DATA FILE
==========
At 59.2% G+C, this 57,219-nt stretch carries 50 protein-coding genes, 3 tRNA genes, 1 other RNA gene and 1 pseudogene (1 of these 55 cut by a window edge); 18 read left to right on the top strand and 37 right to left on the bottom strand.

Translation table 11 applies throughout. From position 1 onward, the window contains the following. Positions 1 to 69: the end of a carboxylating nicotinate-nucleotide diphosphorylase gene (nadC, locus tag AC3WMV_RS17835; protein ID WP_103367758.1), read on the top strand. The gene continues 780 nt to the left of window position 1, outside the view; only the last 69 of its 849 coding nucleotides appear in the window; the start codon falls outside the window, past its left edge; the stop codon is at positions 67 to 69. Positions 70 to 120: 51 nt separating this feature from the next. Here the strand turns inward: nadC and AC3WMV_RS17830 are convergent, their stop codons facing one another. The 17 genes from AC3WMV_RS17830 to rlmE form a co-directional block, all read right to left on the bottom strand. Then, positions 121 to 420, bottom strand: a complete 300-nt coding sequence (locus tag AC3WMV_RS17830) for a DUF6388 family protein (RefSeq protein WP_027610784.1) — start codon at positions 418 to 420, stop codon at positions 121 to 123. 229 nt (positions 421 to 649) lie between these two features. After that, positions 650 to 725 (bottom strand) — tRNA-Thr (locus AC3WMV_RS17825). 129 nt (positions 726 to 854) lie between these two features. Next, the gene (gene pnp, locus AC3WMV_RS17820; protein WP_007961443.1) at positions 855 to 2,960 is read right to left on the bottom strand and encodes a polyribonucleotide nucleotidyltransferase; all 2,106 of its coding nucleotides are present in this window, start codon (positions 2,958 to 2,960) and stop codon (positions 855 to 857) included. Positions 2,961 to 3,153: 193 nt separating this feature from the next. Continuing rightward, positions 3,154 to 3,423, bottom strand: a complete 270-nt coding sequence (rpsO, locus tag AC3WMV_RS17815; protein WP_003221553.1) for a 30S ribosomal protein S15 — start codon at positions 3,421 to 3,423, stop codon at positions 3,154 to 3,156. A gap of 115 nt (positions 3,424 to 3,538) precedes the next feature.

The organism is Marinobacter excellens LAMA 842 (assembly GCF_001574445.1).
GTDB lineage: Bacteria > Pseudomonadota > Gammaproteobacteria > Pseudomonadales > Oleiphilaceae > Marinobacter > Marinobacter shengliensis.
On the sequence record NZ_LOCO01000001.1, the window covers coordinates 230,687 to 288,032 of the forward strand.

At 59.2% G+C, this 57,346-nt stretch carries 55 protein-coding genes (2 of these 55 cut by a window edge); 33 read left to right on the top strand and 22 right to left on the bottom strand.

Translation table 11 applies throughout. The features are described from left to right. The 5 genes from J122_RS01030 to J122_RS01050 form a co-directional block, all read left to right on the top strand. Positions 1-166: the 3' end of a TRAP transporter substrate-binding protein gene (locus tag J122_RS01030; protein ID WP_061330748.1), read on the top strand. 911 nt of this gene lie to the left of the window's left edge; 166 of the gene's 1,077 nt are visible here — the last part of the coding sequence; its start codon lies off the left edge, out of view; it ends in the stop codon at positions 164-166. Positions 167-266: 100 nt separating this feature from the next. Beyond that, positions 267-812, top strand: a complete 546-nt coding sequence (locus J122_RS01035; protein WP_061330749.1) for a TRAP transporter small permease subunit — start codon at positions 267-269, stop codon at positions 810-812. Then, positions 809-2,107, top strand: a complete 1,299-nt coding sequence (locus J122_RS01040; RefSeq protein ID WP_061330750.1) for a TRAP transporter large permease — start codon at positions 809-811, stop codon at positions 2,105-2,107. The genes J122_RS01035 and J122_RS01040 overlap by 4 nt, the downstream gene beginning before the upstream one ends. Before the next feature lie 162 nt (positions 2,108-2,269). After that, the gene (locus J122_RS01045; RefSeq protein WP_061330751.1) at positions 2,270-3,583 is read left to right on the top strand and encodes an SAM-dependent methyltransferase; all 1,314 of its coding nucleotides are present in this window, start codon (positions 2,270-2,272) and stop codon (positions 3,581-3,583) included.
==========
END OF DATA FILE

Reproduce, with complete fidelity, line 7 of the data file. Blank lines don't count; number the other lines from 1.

Translation table 11 applies throughout. The features are described from left to right. The 5 genes from J122_RS01030 to J122_RS01050 form a co-directional block, all read left to right on the top strand. Positions 1-166: the 3' end of a TRAP transporter substrate-binding protein gene (locus tag J122_RS01030; protein ID WP_061330748.1), read on the top strand. 911 nt of this gene lie to the left of the window's left edge; 166 of the gene's 1,077 nt are visible here — the last part of the coding sequence; its start codon lies off the left edge, out of view; it ends in the stop codon at positions 164-166. Positions 167-266: 100 nt separating this feature from the next. Beyond that, positions 267-812, top strand: a complete 546-nt coding sequence (locus J122_RS01035; protein WP_061330749.1) for a TRAP transporter small permease subunit — start codon at positions 267-269, stop codon at positions 810-812. Then, positions 809-2,107, top strand: a complete 1,299-nt coding sequence (locus J122_RS01040; RefSeq protein ID WP_061330750.1) for a TRAP transporter large permease — start codon at positions 809-811, stop codon at positions 2,105-2,107. The genes J122_RS01035 and J122_RS01040 overlap by 4 nt, the downstream gene beginning before the upstream one ends. Before the next feature lie 162 nt (positions 2,108-2,269). After that, the gene (locus J122_RS01045; RefSeq protein WP_061330751.1) at positions 2,270-3,583 is read left to right on the top strand and encodes an SAM-dependent methyltransferase; all 1,314 of its coding nucleotides are present in this window, start codon (positions 2,270-2,272) and stop codon (positions 3,581-3,583) included.